Dec 152016

This is a rather belated post as I actually brewed this back on the 26th Nov, but it is still sitting in the fermenter, keeping relatively cool in the communal stairwell amongst the jungle of plants, and under a bin bag to keep the light (and nosy neighbours) out.

I’m not a big lager drinker by any means, but that is largely down to the predominance of tasteless (or worse) mega lager in the pubs here. Drinking a really good German or Czech lager (one of the many variations, be it Pilsner, Helles, Marzen, Bock etc) is a totally different experience, and thankfully the ‘craft’ microbreweries in the UK are now also producing some nice ones.

Making a Pilsner is something I’ve not tried since I was a PhD student in the early 90’s, and looking back through my notes, I recollect that I had mixed fortunes- at least 2 batches were chucked down the toilet due to infection which left a scum, a strong smell of acetone, and a revolting harsh bitterness that I still remember all too vividly. This will have been due to a combination of too-high fermentation temperature, imperfect sanitation, relatively low hop rates (hops is good preservative and the main reason it was originally used in beer), perhaps a poorly sealed fermentation vessel, and the thought that being a lager, it had to sit for ages before bottling- so it went off. The batches which worked, I remember being pretty good.

That was then, and things are very different now; I have far better equipment, technique, ingredients, and overall brewing knowledge, so I thought it was time to give it another go. Making a good lager, especially a Pilsner, is a challenge, much more so than a hoppy ale. Pilsner is a very pure and clean style, quite dry but with good body, crisply hoppy, but only very light lager malt and a bit of lightly kilned malt such as Vienna, or some light crystal malt for some extra maltiness. It uses the relatively delicate, floral and spicy noble hops- typically Saaz. No hiding behind a load of dark crystal or darker malts and a shovelful of pungent American hops here. Traditionally, fermentation is carried out with bottom-fermenting lager yeast at very low temperatures- around 5-10C, for several weeks, to give a very clean flavour with no esters. It is then lagered (matured) for several weeks just above freezing. Tennents etc barely qualify as lagers at all in the true sense- they get about 24h max cold ‘lagering’ and are not even fermented particularly cold- that would take too long and would cost too much. However, you have to give them credit for being able to churn out millions of litres of consistently bland beer year after year- that is actually quite a technical achievement, whether you like the product or not!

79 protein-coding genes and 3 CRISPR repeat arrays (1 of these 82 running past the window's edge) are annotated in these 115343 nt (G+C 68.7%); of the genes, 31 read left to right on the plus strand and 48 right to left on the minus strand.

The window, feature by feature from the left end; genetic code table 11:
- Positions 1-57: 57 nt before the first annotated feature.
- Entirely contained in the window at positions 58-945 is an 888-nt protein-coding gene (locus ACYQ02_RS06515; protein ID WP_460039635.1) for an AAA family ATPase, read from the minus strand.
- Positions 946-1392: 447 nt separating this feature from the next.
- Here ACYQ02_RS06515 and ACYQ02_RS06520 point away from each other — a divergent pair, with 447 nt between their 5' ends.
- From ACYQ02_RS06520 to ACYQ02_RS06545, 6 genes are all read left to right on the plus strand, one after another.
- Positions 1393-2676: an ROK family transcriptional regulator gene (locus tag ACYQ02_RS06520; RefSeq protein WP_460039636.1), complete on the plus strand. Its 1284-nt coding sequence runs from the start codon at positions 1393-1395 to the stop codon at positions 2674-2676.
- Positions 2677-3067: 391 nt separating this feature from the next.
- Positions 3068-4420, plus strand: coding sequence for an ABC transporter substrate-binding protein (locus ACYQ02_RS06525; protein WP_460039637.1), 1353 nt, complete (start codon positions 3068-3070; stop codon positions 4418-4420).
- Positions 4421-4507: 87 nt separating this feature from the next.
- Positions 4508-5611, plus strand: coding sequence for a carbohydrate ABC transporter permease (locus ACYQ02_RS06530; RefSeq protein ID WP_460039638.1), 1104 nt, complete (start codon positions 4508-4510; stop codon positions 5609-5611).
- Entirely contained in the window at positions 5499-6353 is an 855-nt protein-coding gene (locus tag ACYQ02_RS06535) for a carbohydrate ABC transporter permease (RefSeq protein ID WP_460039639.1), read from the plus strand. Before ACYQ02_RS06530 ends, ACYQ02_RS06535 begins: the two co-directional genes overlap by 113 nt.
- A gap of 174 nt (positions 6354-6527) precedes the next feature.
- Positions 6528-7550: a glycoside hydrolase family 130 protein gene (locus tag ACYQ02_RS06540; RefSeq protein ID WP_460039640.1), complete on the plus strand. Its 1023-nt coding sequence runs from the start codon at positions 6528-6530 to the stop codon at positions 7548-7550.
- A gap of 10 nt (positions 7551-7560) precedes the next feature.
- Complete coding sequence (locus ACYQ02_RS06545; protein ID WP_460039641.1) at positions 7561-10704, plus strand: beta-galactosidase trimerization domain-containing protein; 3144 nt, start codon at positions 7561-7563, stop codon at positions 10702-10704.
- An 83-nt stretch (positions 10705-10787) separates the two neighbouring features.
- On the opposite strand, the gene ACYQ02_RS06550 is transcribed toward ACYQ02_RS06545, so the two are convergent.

My main limitation is that I have no fermentation cooling ability, so I have to go back to the original continental tradition of making it in winter. Ideally I would just put it out in the garden shed, but that is 3 floors down and I’m not lugging a 25L fermenter down with my bad back! So, the compromise is to put it just outside my front door in the communal stair, where it is about 11-15C at this time of year. Not ideal, but better than ~18C in the flat. It seems also to be the case that some lager yeasts are much better at fermenting cleanly at higher temperatures than others. I had some dry Mangrove Jack’s Bavarian Lager yeast in the fridge, so I used that, and a simple recipe for Pilsner Urquell: Lager malt and some light crystal. For hops I used a mixture of Saaz and another Czech hops: Kazbek, which has a slightly more assertive citrussy profile, and has been used with success in this style.

So, it’s still sitting in the fermenter in the stair. I have no idea whether it has finished or not, or what it tastes like yet, but this weekend I think I’ll risk fishing out a sample to assess whether it is ready for racking into a maturing vessel. Oh- I don’t have one. I might have to buy another carboy. Or, I could just bottle it and let it mature in the bottles- much easier to carry! I could even hide some in the garden shed and hope the neighbours don’t find it- but they are mostly hibernating at this time of year, so it should be safe enough.

Watch this space, hopefully I won’t have to report that is has gone down the drain…



 Posted by at 11:58 pm

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